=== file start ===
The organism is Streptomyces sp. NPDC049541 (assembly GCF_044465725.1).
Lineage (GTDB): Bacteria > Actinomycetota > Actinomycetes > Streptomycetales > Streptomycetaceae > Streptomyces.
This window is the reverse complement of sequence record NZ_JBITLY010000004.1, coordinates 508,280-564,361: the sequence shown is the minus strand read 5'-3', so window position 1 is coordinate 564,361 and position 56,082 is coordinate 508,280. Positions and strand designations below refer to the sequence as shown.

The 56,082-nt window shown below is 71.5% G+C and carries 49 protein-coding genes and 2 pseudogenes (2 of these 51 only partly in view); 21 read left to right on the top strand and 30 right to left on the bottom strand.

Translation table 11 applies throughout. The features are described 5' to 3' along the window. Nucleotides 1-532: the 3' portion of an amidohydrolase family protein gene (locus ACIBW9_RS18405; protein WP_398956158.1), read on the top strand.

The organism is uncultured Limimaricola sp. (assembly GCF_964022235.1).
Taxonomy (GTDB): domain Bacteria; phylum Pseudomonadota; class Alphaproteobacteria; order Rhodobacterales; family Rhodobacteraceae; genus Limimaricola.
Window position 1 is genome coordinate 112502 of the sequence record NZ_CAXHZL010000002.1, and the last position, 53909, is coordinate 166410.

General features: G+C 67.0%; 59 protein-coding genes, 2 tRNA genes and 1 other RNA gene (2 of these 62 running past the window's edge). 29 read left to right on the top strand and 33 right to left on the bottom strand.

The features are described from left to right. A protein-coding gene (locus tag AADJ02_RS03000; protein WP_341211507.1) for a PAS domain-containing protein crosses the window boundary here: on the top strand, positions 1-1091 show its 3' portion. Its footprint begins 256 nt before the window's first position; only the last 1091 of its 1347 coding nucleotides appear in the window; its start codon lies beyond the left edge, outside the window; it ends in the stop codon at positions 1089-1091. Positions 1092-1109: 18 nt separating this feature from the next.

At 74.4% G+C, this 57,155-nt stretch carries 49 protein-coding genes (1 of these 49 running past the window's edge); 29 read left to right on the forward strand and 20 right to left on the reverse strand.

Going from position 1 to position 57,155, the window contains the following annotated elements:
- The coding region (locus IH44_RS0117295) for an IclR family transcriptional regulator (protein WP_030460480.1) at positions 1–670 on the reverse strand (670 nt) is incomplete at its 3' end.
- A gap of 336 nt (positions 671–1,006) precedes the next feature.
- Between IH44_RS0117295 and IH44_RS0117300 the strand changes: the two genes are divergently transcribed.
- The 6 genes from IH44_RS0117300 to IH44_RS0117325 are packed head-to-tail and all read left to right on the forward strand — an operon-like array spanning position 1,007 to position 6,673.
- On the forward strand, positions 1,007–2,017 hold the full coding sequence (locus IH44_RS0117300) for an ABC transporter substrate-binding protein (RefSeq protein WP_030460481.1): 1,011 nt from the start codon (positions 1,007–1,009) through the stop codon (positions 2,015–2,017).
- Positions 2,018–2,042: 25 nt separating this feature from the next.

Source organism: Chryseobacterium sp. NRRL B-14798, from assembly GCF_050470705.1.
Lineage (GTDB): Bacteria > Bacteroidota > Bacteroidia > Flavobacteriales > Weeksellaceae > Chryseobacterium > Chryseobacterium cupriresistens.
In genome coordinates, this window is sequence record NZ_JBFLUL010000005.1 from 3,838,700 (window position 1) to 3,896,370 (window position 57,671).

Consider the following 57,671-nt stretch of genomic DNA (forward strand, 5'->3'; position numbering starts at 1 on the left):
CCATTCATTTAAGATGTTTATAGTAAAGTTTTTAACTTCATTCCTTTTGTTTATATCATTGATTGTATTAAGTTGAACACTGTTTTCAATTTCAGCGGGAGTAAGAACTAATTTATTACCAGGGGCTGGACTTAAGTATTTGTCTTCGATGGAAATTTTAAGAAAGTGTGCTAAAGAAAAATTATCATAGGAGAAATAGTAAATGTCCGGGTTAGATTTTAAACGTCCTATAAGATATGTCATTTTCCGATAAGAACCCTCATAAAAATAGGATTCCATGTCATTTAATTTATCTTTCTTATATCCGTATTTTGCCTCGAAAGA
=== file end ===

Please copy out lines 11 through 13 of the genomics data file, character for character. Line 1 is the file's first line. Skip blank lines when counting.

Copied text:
At 74.4% G+C, this 57,155-nt stretch carries 49 protein-coding genes (1 of these 49 running past the window's edge); 29 read left to right on the forward strand and 20 right to left on the reverse strand.

Going from position 1 to position 57,155, the window contains the following annotated elements:
- The coding region (locus IH44_RS0117295) for an IclR family transcriptional regulator (protein WP_030460480.1) at positions 1–670 on the reverse strand (670 nt) is incomplete at its 3' end.